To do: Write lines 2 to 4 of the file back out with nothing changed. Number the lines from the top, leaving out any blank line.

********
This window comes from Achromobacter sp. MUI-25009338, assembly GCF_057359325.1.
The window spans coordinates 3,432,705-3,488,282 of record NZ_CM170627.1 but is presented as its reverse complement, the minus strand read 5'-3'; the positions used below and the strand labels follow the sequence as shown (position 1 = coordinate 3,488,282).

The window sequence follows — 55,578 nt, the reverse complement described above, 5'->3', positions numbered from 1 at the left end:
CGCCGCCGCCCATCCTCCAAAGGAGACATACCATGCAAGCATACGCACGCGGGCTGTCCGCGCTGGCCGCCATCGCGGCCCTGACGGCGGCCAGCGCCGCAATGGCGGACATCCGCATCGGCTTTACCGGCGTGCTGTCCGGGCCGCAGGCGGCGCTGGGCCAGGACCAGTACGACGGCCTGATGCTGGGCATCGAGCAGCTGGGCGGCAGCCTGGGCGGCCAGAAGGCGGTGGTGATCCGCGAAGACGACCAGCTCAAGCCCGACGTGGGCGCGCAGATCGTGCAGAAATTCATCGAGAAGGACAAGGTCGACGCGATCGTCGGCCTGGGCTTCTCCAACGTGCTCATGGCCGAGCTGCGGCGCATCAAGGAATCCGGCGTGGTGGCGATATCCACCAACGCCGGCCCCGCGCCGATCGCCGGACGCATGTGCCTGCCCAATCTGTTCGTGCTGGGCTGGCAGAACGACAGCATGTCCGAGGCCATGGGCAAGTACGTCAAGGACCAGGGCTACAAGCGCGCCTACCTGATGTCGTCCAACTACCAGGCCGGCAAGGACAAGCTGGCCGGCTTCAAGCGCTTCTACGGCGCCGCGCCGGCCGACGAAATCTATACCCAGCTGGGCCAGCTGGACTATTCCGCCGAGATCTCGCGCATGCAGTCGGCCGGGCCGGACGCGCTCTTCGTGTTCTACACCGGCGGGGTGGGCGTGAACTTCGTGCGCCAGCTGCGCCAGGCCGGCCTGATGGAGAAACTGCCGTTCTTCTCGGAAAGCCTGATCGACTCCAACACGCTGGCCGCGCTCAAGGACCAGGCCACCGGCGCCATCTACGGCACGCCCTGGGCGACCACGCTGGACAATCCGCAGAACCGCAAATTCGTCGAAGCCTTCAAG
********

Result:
The window spans coordinates 3,432,705-3,488,282 of record NZ_CM170627.1 but is presented as its reverse complement, the minus strand read 5'-3'; the positions used below and the strand labels follow the sequence as shown (position 1 = coordinate 3,488,282).

The window sequence follows — 55,578 nt, the reverse complement described above, 5'->3', positions numbered from 1 at the left end:
CGCCGCCGCCCATCCTCCAAAGGAGACATACCATGCAAGCATACGCACGCGGGCTGTCCGCGCTGGCCGCCATCGCGGCCCTGACGGCGGCCAGCGCCGCAATGGCGGACATCCGCATCGGCTTTACCGGCGTGCTGTCCGGGCCGCAGGCGGCGCTGGGCCAGGACCAGTACGACGGCCTGATGCTGGGCATCGAGCAGCTGGGCGGCAGCCTGGGCGGCCAGAAGGCGGTGGTGATCCGCGAAGACGACCAGCTCAAGCCCGACGTGGGCGCGCAGATCGTGCAGAAATTCATCGAGAAGGACAAGGTCGACGCGATCGTCGGCCTGGGCTTCTCCAACGTGCTCATGGCCGAGCTGCGGCGCATCAAGGAATCCGGCGTGGTGGCGATATCCACCAACGCCGGCCCCGCGCCGATCGCCGGACGCATGTGCCTGCCCAATCTGTTCGTGCTGGGCTGGCAGAACGACAGCATGTCCGAGGCCATGGGCAAGTACGTCAAGGACCAGGGCTACAAGCGCGCCTACCTGATGTCGTCCAACTACCAGGCCGGCAAGGACAAGCTGGCCGGCTTCAAGCGCTTCTACGGCGCCGCGCCGGCCGACGAAATCTATACCCAGCTGGGCCAGCTGGACTATTCCGCCGAGATCTCGCGCATGCAGTCGGCCGGGCCGGACGCGCTCTTCGTGTTCTACACCGGCGGGGTGGGCGTGAACTTCGTGCGCCAGCTGCGCCAGGCCGGCCTGATGGAGAAACTGCCGTTCTTCTCGGAAAGCCTGATCGACTCCAACACGCTGGCCGCGCTCAAGGACCAGGCCACCGGCGCCATCTACGGCACGCCCTGGGCGACCACGCTGGACAATCCGCAGAACCGCAAATTCGTCGAAGCCTTCAAG